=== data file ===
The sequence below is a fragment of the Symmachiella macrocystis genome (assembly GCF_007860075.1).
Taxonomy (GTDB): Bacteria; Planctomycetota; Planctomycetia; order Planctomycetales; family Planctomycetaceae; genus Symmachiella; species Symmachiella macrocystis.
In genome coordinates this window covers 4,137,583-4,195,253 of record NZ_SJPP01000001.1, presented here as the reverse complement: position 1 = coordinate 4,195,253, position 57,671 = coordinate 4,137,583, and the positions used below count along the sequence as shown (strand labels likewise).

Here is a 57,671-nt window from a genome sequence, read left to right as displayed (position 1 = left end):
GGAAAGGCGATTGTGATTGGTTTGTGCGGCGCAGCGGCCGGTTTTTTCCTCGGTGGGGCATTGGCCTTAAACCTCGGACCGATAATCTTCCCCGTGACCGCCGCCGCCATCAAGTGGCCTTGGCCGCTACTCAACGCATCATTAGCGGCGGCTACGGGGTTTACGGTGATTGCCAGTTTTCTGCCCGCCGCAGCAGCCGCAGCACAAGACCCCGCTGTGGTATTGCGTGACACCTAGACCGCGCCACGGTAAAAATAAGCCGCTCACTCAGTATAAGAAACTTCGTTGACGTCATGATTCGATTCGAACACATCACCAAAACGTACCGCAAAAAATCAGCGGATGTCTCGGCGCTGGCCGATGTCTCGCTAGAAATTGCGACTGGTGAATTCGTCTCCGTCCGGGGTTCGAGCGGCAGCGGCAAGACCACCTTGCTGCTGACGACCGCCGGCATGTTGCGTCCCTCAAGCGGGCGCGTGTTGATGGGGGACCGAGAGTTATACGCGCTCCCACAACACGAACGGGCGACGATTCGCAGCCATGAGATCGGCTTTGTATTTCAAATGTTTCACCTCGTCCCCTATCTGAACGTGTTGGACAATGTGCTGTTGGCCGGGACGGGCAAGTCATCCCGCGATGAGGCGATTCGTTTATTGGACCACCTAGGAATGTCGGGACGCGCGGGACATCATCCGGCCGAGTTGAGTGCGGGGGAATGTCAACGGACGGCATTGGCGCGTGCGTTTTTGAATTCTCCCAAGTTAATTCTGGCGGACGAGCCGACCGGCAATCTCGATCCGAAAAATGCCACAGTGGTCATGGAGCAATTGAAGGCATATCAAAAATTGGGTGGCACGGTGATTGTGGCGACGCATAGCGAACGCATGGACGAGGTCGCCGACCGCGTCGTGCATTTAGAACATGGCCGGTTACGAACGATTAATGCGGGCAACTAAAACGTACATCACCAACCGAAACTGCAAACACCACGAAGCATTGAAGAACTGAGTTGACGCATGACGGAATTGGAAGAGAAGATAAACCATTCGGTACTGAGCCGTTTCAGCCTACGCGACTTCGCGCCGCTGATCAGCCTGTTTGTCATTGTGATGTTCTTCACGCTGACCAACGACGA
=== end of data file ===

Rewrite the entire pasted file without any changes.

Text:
The sequence below is a fragment of the Symmachiella macrocystis genome (assembly GCF_007860075.1).
Taxonomy (GTDB): Bacteria; Planctomycetota; Planctomycetia; order Planctomycetales; family Planctomycetaceae; genus Symmachiella; species Symmachiella macrocystis.
In genome coordinates this window covers 4,137,583-4,195,253 of record NZ_SJPP01000001.1, presented here as the reverse complement: position 1 = coordinate 4,195,253, position 57,671 = coordinate 4,137,583, and the positions used below count along the sequence as shown (strand labels likewise).

Here is a 57,671-nt window from a genome sequence, read left to right as displayed (position 1 = left end):
GGAAAGGCGATTGTGATTGGTTTGTGCGGCGCAGCGGCCGGTTTTTTCCTCGGTGGGGCATTGGCCTTAAACCTCGGACCGATAATCTTCCCCGTGACCGCCGCCGCCATCAAGTGGCCTTGGCCGCTACTCAACGCATCATTAGCGGCGGCTACGGGGTTTACGGTGATTGCCAGTTTTCTGCCCGCCGCAGCAGCCGCAGCACAAGACCCCGCTGTGGTATTGCGTGACACCTAGACCGCGCCACGGTAAAAATAAGCCGCTCACTCAGTATAAGAAACTTCGTTGACGTCATGATTCGATTCGAACACATCACCAAAACGTACCGCAAAAAATCAGCGGATGTCTCGGCGCTGGCCGATGTCTCGCTAGAAATTGCGACTGGTGAATTCGTCTCCGTCCGGGGTTCGAGCGGCAGCGGCAAGACCACCTTGCTGCTGACGACCGCCGGCATGTTGCGTCCCTCAAGCGGGCGCGTGTTGATGGGGGACCGAGAGTTATACGCGCTCCCACAACACGAACGGGCGACGATTCGCAGCCATGAGATCGGCTTTGTATTTCAAATGTTTCACCTCGTCCCCTATCTGAACGTGTTGGACAATGTGCTGTTGGCCGGGACGGGCAAGTCATCCCGCGATGAGGCGATTCGTTTATTGGACCACCTAGGAATGTCGGGACGCGCGGGACATCATCCGGCCGAGTTGAGTGCGGGGGAATGTCAACGGACGGCATTGGCGCGTGCGTTTTTGAATTCTCCCAAGTTAATTCTGGCGGACGAGCCGACCGGCAATCTCGATCCGAAAAATGCCACAGTGGTCATGGAGCAATTGAAGGCATATCAAAAATTGGGTGGCACGGTGATTGTGGCGACGCATAGCGAACGCATGGACGAGGTCGCCGACCGCGTCGTGCATTTAGAACATGGCCGGTTACGAACGATTAATGCGGGCAACTAAAACGTACATCACCAACCGAAACTGCAAACACCACGAAGCATTGAAGAACTGAGTTGACGCATGACGGAATTGGAAGAGAAGATAAACCATTCGGTACTGAGCCGTTTCAGCCTACGCGACTTCGCGCCGCTGATCAGCCTGTTTGTCATTGTGATGTTCTTCACGCTGACCAACGACGA